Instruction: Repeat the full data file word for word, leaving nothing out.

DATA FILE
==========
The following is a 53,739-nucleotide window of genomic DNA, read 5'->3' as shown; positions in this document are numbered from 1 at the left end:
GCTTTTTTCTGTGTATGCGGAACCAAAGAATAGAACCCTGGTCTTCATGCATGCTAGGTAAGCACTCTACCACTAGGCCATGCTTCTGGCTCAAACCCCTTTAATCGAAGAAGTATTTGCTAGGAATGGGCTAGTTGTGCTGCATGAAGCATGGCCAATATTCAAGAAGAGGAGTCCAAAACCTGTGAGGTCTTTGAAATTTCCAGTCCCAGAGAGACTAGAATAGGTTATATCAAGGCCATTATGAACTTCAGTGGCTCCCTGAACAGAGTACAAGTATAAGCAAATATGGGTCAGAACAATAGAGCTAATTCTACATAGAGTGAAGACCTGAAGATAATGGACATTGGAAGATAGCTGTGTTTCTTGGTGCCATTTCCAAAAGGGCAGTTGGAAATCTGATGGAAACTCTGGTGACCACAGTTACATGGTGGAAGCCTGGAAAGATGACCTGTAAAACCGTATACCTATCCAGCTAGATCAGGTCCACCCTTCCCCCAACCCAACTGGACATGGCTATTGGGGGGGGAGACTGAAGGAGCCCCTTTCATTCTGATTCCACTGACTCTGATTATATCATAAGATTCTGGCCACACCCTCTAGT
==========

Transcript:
The following is a 53,739-nucleotide window of genomic DNA, read 5'->3' as shown; positions in this document are numbered from 1 at the left end:
GCTTTTTTCTGTGTATGCGGAACCAAAGAATAGAACCCTGGTCTTCATGCATGCTAGGTAAGCACTCTACCACTAGGCCATGCTTCTGGCTCAAACCCCTTTAATCGAAGAAGTATTTGCTAGGAATGGGCTAGTTGTGCTGCATGAAGCATGGCCAATATTCAAGAAGAGGAGTCCAAAACCTGTGAGGTCTTTGAAATTTCCAGTCCCAGAGAGACTAGAATAGGTTATATCAAGGCCATTATGAACTTCAGTGGCTCCCTGAACAGAGTACAAGTATAAGCAAATATGGGTCAGAACAATAGAGCTAATTCTACATAGAGTGAAGACCTGAAGATAATGGACATTGGAAGATAGCTGTGTTTCTTGGTGCCATTTCCAAAAGGGCAGTTGGAAATCTGATGGAAACTCTGGTGACCACAGTTACATGGTGGAAGCCTGGAAAGATGACCTGTAAAACCGTATACCTATCCAGCTAGATCAGGTCCACCCTTCCCCCAACCCAACTGGACATGGCTATTGGGGGGGGAGACTGAAGGAGCCCCTTTCATTCTGATTCCACTGACTCTGATTATATCATAAGATTCTGGCCACACCCTCTAGT